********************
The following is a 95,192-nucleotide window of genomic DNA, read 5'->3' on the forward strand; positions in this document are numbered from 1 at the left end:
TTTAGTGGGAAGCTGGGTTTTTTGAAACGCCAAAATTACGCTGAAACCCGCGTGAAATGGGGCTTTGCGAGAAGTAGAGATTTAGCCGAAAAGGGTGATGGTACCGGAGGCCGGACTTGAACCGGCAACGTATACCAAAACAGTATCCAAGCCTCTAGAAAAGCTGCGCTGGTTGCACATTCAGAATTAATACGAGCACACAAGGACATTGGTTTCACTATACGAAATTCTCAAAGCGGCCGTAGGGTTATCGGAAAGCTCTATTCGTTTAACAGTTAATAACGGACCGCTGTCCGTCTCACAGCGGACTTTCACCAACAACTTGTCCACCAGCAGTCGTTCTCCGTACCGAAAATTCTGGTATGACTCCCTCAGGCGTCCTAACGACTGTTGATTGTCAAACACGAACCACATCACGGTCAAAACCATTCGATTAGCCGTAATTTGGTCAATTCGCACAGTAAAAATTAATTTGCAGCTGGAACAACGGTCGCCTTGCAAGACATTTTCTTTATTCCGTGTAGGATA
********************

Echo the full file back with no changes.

The following is a 95,192-nucleotide window of genomic DNA, read 5'->3' on the forward strand; positions in this document are numbered from 1 at the left end:
TTTAGTGGGAAGCTGGGTTTTTTGAAACGCCAAAATTACGCTGAAACCCGCGTGAAATGGGGCTTTGCGAGAAGTAGAGATTTAGCCGAAAAGGGTGATGGTACCGGAGGCCGGACTTGAACCGGCAACGTATACCAAAACAGTATCCAAGCCTCTAGAAAAGCTGCGCTGGTTGCACATTCAGAATTAATACGAGCACACAAGGACATTGGTTTCACTATACGAAATTCTCAAAGCGGCCGTAGGGTTATCGGAAAGCTCTATTCGTTTAACAGTTAATAACGGACCGCTGTCCGTCTCACAGCGGACTTTCACCAACAACTTGTCCACCAGCAGTCGTTCTCCGTACCGAAAATTCTGGTATGACTCCCTCAGGCGTCCTAACGACTGTTGATTGTCAAACACGAACCACATCACGGTCAAAACCATTCGATTAGCCGTAATTTGGTCAATTCGCACAGTAAAAATTAATTTGCAGCTGGAACAACGGTCGCCTTGCAAGACATTTTCTTTATTCCGTGTAGGATA